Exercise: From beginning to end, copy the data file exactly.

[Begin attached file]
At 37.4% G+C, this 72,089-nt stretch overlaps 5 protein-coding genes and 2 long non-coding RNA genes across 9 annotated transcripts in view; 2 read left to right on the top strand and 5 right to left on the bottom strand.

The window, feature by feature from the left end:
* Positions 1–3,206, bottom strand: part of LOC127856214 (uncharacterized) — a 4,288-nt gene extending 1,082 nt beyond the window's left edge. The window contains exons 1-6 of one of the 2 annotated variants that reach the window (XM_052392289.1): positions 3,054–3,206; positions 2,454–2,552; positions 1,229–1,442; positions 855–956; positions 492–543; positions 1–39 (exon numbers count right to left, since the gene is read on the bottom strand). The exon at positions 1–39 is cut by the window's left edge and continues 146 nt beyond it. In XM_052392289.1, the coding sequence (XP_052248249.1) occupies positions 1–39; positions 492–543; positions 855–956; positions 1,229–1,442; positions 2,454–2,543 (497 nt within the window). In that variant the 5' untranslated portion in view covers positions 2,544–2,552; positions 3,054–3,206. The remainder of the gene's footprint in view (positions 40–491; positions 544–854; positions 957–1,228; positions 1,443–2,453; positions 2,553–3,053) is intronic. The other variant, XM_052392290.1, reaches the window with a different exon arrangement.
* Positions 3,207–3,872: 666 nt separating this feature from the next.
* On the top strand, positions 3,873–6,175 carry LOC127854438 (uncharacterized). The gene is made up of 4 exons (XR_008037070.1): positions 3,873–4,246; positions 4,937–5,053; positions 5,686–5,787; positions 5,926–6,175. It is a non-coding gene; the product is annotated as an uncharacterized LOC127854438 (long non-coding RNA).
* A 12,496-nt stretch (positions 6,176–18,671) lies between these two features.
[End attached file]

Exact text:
At 37.4% G+C, this 72,089-nt stretch overlaps 5 protein-coding genes and 2 long non-coding RNA genes across 9 annotated transcripts in view; 2 read left to right on the top strand and 5 right to left on the bottom strand.

The window, feature by feature from the left end:
* Positions 1–3,206, bottom strand: part of LOC127856214 (uncharacterized) — a 4,288-nt gene extending 1,082 nt beyond the window's left edge. The window contains exons 1-6 of one of the 2 annotated variants that reach the window (XM_052392289.1): positions 3,054–3,206; positions 2,454–2,552; positions 1,229–1,442; positions 855–956; positions 492–543; positions 1–39 (exon numbers count right to left, since the gene is read on the bottom strand). The exon at positions 1–39 is cut by the window's left edge and continues 146 nt beyond it. In XM_052392289.1, the coding sequence (XP_052248249.1) occupies positions 1–39; positions 492–543; positions 855–956; positions 1,229–1,442; positions 2,454–2,543 (497 nt within the window). In that variant the 5' untranslated portion in view covers positions 2,544–2,552; positions 3,054–3,206. The remainder of the gene's footprint in view (positions 40–491; positions 544–854; positions 957–1,228; positions 1,443–2,453; positions 2,553–3,053) is intronic. The other variant, XM_052392290.1, reaches the window with a different exon arrangement.
* Positions 3,207–3,872: 666 nt separating this feature from the next.
* On the top strand, positions 3,873–6,175 carry LOC127854438 (uncharacterized). The gene is made up of 4 exons (XR_008037070.1): positions 3,873–4,246; positions 4,937–5,053; positions 5,686–5,787; positions 5,926–6,175. It is a non-coding gene; the product is annotated as an uncharacterized LOC127854438 (long non-coding RNA).
* A 12,496-nt stretch (positions 6,176–18,671) lies between these two features.